Recognizing the social disparities, laws were formulated to achieve social equality and justice and to safeguard women’s rights. The framers of the Indian constitution were also conscious of this issue and incorporated provisions empowering women, leading to the enactment of new laws and amendments to existing ones for the betterment of women’s position in society. As a result of these collective efforts, women now enjoy a stronger and improved standing in society.

The pursuit of gender equality in labor and industrial laws has transcended boundaries, encompassing almost every important sector, including labor regulations. The core objective has been to achieve social justice by creating provisions that protect women’s interests, eliminate gender discrimination, and provide them with various benefits, concessions, and safeguards. These measures aim to secure women from the risks associated with their work and offer them special rights and remedies, particularly in industries such as factories and mines.

Women and Industrial Law

 In the quest for social justice, the legal system should serve as an instrument of distributive justice, ensuring a fair division of wealth and equal opportunities based on the principle of “From each according to his capacity, to each according to his needs.” Ensuring gender equality and safeguarding women’s interests in labor and industrial laws are crucial aspects of this pursuit.

Industrial law holds a position of pride in the legal framework, as it not only addresses labor and industrial matters but also encompasses social concerns affecting children, women, and other marginalized sections of society. The Indian Constitution, driven by the vision of securing social, economic, and political justice for all citizens, irrespective of gender, empowers the state to make special provisions for women and children. This empowerment has led to the enactment of several laws, including the Factories Act, 1948, Mines Act, 1952, Employees State Insurance Act, 1948, Maternity Benefit Act, 1961, and Equal Remuneration Act, 1976, designed to safeguard women’s interests and rights.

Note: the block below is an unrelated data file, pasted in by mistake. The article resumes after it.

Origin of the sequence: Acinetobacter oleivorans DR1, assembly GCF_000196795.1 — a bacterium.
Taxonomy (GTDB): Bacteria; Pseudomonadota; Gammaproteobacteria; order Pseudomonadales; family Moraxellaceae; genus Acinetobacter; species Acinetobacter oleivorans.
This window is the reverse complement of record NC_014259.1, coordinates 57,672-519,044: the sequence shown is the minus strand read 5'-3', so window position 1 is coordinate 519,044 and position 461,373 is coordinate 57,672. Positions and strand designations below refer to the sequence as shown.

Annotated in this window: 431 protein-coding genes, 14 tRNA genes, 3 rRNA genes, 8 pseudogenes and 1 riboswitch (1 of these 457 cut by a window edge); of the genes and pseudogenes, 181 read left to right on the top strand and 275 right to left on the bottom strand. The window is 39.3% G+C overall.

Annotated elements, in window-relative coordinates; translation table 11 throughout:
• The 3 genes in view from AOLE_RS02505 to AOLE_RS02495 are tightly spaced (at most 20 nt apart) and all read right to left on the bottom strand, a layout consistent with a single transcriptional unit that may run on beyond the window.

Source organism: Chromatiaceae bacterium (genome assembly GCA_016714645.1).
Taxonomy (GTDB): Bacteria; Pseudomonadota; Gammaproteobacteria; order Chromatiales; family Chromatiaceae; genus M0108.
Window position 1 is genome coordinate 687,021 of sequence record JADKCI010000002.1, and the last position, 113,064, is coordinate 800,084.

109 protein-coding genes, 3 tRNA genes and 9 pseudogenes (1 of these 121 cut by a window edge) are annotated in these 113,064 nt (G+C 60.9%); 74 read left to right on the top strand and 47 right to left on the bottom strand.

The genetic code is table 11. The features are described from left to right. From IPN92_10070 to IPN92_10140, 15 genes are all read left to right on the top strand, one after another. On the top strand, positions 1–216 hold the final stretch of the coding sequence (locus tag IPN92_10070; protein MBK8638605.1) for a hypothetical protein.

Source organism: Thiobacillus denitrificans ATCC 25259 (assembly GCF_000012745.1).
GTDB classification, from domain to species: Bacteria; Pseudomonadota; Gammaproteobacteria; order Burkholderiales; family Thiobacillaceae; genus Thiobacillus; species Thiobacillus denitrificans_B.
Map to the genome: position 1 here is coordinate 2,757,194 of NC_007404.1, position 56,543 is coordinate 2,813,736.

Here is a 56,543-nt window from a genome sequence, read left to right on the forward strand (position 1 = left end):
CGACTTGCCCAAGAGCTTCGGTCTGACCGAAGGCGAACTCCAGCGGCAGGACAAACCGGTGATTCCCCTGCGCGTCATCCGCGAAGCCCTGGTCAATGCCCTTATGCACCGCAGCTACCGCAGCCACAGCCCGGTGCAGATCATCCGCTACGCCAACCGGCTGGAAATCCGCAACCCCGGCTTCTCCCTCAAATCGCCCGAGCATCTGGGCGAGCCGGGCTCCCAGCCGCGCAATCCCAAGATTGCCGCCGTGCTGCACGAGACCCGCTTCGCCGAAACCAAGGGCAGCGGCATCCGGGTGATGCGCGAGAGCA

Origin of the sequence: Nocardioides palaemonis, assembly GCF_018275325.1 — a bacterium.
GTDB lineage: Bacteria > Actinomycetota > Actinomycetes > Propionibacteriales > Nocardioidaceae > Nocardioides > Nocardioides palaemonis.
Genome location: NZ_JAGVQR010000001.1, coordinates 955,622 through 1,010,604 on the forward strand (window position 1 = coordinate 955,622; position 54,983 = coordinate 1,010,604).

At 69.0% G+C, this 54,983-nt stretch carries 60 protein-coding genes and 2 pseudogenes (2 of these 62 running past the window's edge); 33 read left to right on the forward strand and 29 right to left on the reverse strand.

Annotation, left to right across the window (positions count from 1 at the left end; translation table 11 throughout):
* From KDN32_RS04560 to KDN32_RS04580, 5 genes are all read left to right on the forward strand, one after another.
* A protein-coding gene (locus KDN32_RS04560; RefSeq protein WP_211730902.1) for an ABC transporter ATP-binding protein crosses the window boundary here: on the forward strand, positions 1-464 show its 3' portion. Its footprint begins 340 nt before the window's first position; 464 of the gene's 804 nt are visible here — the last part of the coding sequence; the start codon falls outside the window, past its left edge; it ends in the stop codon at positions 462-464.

Challenges Faced by Women in the Labor Force

Despite the various laws aimed at strengthening women’s position, the participation of women in the labor force is dwindling due to multiple reasons. Job offers not aligning with their requirements create disparities between their potential and actual work. Moreover, security concerns, such as instances of sexual harassment in the workplace, and job opportunities mainly concentrated in the unorganized sector, further limit their access to benefits. Women also face challenges related to childbirth and domestic responsibilities, impacting their work-life balance. Consequently, women not only require equal rights but also specialized protection to achieve true gender equality.

Employment Opportunity and Equal Pay for Equal Work

Equal employment opportunity refers to providing both men and women with equal chances of employment, similar working conditions, and equal pay for the same or similar work. The principles of equality, recognized as natural law, are protected under Article 14 of the Constitution. Promoting equality in employment involves breaking down both horizontal and vertical occupational segregation.